Well, summer has officially begun, and I am so glad! Here in the high desert of central Oregon, we still have the threat of frost, but for the most part, we have all been set loose to plant our gardens. I have been posting about various projects in my garden this summer and thought I would give you an update on where everything is at. I have to say this though: I am not an expert gardener. My tomato plants are not 6 feet tall growing in a hydroponics system. Some of the seeds I have planted haven’t even broken ground. And I certainly haven’t done everything in my garden to Master Gardener levels. I am simply a novice gardener, probably like you, that is trying to provide fresh, organic foods for my family. With that being said…here’s a little garden tour for you. And if you like some of the projects, feel free to “Pin It” and put it on your to-do list for 2013.
Here’s the whole garden view for you (minus the teepee trellis…). As you can see, it’s no larger than 1 1/2 RV parking spots. And while I dream of a BIG garden someday, it’s workin’ for us right now. Onto project updates:
I originally posted about this project here and gave you instructions on how to build your own. I was able to plant my sugar snap peas before the frost, and they are doing pretty darn good now. Grown about 18 inches in the last month. After the threat of the last freeze was gone, I added the pole beans. They are yet to latch onto anything, but I know they will as the summer heats up. I am hoping that the kids find a fun place to play with Barbies and trucks while I am pluckin’ peas and spinach. Speaking of spinach…
This is my cold frame, and it houses my spinach as well as a variety of mixed greens, including Black Seeded Simpson, Buttercrunch, and Mesclun Greens. We have been munching on this green goodness for about 2 weeks now. There’s nothing like fresh and delicate salad at every meal. My husband built me this cold frame out of plywood and antique windows. It was my first “greenhouse” before I got the real greenhouse.
Some of the raised beds…
I have a 4×3 raised bed full of more sugar snap and Asian peas. I have already harvested a handful of peas from the bed. So good! You can’t really see it, but I used a spindle style high chair as a trellis on the inside of the bed. Didn’t work. Don’t waste your time. Just use field wire or netting instead.Here’s my bush green beans. Still small, but I couldn’t plant them until about June 10th outside due to the threat of frost. They are establishing their roots now and will continue to grow. I like bush beans because they produce a LOT of beans continuously.
And here’s my kale. We are not big kale eaters at our house (we use it in stirfry once in a while), but it’s my favorite part of the garden. I am growing this kale for my friend, Steffany, who was diagnosed last August with stage 4 brain cancer. As she fights for more days of life with her family, she juices my kale, along with assorted fruits and veggies to keep her body healthy and strong. Steffy is quite an incredible woman, and if you are interested, you can follow her cancer journey on Facebook. And if you are interested in helping my friend steffy with her medical expenses, you can find more information here.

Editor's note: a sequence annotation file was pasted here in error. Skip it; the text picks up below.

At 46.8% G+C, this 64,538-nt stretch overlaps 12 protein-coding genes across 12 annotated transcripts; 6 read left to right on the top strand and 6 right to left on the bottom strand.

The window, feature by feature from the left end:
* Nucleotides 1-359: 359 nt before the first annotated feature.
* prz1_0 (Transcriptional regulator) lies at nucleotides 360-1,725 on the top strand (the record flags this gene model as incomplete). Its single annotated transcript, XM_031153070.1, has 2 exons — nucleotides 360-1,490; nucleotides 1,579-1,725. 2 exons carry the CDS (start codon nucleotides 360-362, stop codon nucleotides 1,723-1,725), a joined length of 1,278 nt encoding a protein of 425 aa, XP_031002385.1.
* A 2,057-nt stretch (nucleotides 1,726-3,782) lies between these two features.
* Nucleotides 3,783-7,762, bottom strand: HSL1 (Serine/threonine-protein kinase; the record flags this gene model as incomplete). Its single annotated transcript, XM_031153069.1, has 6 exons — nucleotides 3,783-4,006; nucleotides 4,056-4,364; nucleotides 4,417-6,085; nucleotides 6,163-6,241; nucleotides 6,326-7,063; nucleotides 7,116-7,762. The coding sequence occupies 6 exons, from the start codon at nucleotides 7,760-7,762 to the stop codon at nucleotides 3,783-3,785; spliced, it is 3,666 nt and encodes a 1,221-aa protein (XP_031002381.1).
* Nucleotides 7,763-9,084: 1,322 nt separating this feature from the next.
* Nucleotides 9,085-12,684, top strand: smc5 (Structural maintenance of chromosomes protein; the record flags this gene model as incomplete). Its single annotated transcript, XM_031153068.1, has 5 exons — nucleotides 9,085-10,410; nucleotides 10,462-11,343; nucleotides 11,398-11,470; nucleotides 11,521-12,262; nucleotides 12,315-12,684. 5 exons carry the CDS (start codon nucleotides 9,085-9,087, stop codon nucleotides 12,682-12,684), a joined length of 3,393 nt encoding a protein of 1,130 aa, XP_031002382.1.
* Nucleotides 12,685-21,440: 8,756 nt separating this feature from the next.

I am also growing tomatoes, radishes, carrots, herbs, and cukes here:pumpkins, onions, carrots, and broccoli here (windows to keep the frost off the broc):and strawberries and rhubarb here: What a nice combination huh? I can make a pie right from that raised bed alone!
I am also growing russet and yukon gold potatoes here in these towers and right behind them are three whiskey barrels of 1st year asparagus. Those are just going to seed in preparation for a decent harvest in 2013 or 2014.
And then, of course, we have the greenhouse. If you want to read about how I built it, you can catch it here. Most of everything in the greenhouse is now out in the gardens, so it’s a bit empty. But I am growing a few tomato plants inside (mostly for research’s sake) and am starting some more mixed greens as well. I haven’t figured out the whole cyclic order of using my greenhouse, and I’ve been incredibly busy, so I haven’t had a chance to replant much of anything, but hope to within the next week or two.
I wrote about this just a few weeks back, so not much has changed. But I just love these little gutter gardens. Not only are they cute, they also save space and give hope to urban gardeners who don’t have a single pile of dirt to call their own.
New pole bean pots
And then, at the last minute, I decided to add some extra pole bean pots to the property. I had some large black, plastic pots on hand, filled them with compost from my garden-friend, Jobey, and planted my pole bean starts from the greenhouse. Then I drilled holes in the brim of each of the pots and strung some garden twine between the holes and the top of the fence. Instant trellis.
In case you are wondering, I use a method of gardening that has been mentioned on Fabulessly Frugal before called Square Foot Gardening. And just like using coupons maximizes the dollars spent at a grocery store, using SFG is a great method of maximizing your harvest from a small amount of space. I love it…but at the same time, tend to be a bit obsessive-compulsive, so it works well for me.
And that’s just about it. As the summer goes on and we have some produce to harvest, I will start writing about making jam and canning and freezing vegetables, since that, too, is another great way to save money on your groceries.
Have an inexpensive project that you’re afraid to try? Suggest it in the comments and I just might try it this summer!If you are looking for more ways of growing in small spaces, check out this book:Vertical Gardening, by Derek FellPin It